UBC Theses and Dissertations
Fish analysis of chromosomal aneuploidies in spermatozoa from severely infertile men undergoing intracytoplasmic sperm injection (ICSI) Gao, Haijun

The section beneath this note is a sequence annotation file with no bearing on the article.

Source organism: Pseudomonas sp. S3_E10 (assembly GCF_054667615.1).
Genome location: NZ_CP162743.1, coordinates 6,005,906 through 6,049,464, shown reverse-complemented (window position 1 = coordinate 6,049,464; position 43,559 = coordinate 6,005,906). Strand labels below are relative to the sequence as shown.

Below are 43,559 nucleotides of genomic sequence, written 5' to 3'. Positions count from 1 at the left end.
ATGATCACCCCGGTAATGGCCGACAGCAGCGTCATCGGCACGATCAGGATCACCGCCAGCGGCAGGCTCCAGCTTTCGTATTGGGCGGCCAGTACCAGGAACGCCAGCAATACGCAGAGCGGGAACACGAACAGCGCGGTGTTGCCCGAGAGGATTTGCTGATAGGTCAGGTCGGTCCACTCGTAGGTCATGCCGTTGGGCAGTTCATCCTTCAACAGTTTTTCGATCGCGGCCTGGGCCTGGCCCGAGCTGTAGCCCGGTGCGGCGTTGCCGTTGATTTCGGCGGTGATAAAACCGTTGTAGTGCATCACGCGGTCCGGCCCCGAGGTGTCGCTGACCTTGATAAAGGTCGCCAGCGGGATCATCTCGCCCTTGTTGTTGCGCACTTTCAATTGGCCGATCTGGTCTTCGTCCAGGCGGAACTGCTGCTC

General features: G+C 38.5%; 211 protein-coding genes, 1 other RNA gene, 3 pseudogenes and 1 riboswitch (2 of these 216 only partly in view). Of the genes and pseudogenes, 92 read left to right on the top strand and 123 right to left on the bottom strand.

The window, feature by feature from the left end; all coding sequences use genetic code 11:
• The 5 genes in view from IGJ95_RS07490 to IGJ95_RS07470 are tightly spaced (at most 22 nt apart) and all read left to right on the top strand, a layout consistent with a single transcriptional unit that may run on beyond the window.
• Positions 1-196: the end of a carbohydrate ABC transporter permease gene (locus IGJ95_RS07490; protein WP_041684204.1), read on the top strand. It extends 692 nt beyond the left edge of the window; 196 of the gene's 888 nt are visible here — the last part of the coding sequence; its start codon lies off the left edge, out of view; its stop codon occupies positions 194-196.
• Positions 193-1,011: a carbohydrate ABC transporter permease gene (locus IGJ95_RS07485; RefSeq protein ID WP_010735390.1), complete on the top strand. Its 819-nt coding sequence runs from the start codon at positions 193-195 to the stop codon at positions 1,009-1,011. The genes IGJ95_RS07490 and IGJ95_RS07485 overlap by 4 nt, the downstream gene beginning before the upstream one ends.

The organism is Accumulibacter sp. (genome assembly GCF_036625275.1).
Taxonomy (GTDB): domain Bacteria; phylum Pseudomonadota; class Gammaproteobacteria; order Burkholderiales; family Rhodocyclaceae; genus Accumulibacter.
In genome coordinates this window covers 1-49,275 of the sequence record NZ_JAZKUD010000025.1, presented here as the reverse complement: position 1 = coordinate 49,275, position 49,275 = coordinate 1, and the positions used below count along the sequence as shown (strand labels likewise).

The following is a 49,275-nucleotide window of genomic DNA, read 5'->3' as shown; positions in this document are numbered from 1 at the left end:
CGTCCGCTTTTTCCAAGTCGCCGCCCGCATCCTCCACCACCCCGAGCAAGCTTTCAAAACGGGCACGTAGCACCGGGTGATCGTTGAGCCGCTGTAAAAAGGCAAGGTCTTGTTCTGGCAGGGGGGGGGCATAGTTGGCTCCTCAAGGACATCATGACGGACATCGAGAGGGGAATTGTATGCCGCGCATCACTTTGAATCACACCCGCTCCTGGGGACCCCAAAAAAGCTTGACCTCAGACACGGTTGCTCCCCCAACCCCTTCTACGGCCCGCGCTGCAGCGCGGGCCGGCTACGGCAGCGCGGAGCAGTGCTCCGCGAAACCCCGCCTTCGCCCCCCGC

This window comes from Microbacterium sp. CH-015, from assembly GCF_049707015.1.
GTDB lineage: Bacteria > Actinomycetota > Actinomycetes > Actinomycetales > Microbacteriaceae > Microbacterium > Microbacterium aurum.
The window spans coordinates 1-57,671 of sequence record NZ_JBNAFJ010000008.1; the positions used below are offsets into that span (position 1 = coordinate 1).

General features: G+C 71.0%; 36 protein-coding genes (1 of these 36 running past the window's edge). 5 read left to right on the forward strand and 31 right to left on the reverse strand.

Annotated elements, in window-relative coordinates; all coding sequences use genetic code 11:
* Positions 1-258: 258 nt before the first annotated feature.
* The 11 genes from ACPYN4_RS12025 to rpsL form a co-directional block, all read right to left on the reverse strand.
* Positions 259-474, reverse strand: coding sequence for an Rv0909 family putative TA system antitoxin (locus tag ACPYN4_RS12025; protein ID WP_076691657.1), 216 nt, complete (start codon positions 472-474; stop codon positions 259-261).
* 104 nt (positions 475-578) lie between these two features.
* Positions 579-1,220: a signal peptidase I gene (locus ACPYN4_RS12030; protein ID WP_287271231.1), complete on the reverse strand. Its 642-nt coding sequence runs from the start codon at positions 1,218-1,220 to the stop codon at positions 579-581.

BACKGROUND: The association between subsets of male infertility, oligoasthenoteratozoospermia (OAT), obstructive azoospermic (OA), non-obstructive azoospermia (NOA), and increased risk of having chromosomal abnormalities in the sperm has not been investigated. Chromosomal aneuploidy in sperm will be systematically investigated by standard methods with large sample sizes required to present significance. METHODS: Triple colour FISH analysis of chromosomes 18, X and Y and dual colour FISH analysis of chromosomes 13 and 21 were performed on spermatozoa retrieved from OAT patients, OA patients and NOA and control. RESULTS: 101,490 spermatozoa retrieved from OAT patients, 101,435 from OA patients, 12,200 from NOA patients and 101,486 from normal fertile men were examined. The three infertile patient groups had significantly increased rates of chromosomal aneuploidies (13.61% in OAT, 5.23% in OA, and 15.00% in NOA), compared with that in control group (1.50%; P< 0.0001). All the differences among the three infertile groups reached a significant level (P< 0.0001). The rates of nullisomy for sex chromosomes, and chromosomes 13,18 and 21 in three infertile groups were significantly higher than that in control group (P<0.05). The rates of disomy for sex chromosomes in three infertile groups were significantly higher than that in control group (P< 0.0001), with X Y disomy predominating. The incidences of disomy for all autosomes in the three infertile groups were significantly higher than that in control group (P<0.05). All chromosomes investigated had obvious differences in the incidence of disomy in three infertile groups and could mean they were differently prone to meiotic non-disjunction. There were individual differences among infertile men, and patients who had extremely high rates of aneuploidies largely contribute to the overall rate of aneuploidies of the group. CONCLUSIONS: Severely infertile men have a higher incidence of chromosomal abnormalities in their spermatozoa, of which sex chromosome aneuploidy is the most predominant. Interchromosomal variations in chromosomal aneuploidies exist in severely infertile men. Most paternal non-disjunction for sex chromosome occurs in meiosis I. There are individual differences in incidence of sperm chromosome aneuploidies among infertile patients.
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